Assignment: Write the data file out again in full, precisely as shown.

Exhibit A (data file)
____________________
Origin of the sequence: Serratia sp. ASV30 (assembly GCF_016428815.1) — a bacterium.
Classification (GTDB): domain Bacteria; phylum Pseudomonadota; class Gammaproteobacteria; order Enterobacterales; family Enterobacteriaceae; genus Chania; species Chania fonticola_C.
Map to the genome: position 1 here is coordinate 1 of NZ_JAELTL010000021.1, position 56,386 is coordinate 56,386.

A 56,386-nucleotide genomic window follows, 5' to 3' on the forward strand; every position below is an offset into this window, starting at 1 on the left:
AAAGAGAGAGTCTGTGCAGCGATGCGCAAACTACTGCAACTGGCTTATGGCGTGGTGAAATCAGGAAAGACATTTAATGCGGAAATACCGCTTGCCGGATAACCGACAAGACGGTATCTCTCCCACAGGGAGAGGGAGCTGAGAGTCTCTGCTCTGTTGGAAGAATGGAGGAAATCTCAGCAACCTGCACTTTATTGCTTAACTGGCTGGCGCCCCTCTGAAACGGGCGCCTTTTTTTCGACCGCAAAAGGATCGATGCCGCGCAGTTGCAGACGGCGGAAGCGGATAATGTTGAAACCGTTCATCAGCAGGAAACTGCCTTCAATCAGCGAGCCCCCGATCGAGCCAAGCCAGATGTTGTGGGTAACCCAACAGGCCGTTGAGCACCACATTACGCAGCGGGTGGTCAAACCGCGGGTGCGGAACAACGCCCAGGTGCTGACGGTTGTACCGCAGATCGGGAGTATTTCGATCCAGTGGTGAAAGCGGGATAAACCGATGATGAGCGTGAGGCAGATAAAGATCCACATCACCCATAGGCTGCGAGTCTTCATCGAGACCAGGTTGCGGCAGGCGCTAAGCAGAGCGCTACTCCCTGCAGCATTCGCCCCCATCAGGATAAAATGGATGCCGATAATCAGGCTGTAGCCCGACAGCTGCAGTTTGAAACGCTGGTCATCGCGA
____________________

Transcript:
Origin of the sequence: Serratia sp. ASV30 (assembly GCF_016428815.1) — a bacterium.
Classification (GTDB): domain Bacteria; phylum Pseudomonadota; class Gammaproteobacteria; order Enterobacterales; family Enterobacteriaceae; genus Chania; species Chania fonticola_C.
Map to the genome: position 1 here is coordinate 1 of NZ_JAELTL010000021.1, position 56,386 is coordinate 56,386.

A 56,386-nucleotide genomic window follows, 5' to 3' on the forward strand; every position below is an offset into this window, starting at 1 on the left:
AAAGAGAGAGTCTGTGCAGCGATGCGCAAACTACTGCAACTGGCTTATGGCGTGGTGAAATCAGGAAAGACATTTAATGCGGAAATACCGCTTGCCGGATAACCGACAAGACGGTATCTCTCCCACAGGGAGAGGGAGCTGAGAGTCTCTGCTCTGTTGGAAGAATGGAGGAAATCTCAGCAACCTGCACTTTATTGCTTAACTGGCTGGCGCCCCTCTGAAACGGGCGCCTTTTTTTCGACCGCAAAAGGATCGATGCCGCGCAGTTGCAGACGGCGGAAGCGGATAATGTTGAAACCGTTCATCAGCAGGAAACTGCCTTCAATCAGCGAGCCCCCGATCGAGCCAAGCCAGATGTTGTGGGTAACCCAACAGGCCGTTGAGCACCACATTACGCAGCGGGTGGTCAAACCGCGGGTGCGGAACAACGCCCAGGTGCTGACGGTTGTACCGCAGATCGGGAGTATTTCGATCCAGTGGTGAAAGCGGGATAAACCGATGATGAGCGTGAGGCAGATAAAGATCCACATCACCCATAGGCTGCGAGTCTTCATCGAGACCAGGTTGCGGCAGGCGCTAAGCAGAGCGCTACTCCCTGCAGCATTCGCCCCCATCAGGATAAAATGGATGCCGATAATCAGGCTGTAGCCCGACAGCTGCAGTTTGAAACGCTGGTCATCGCGA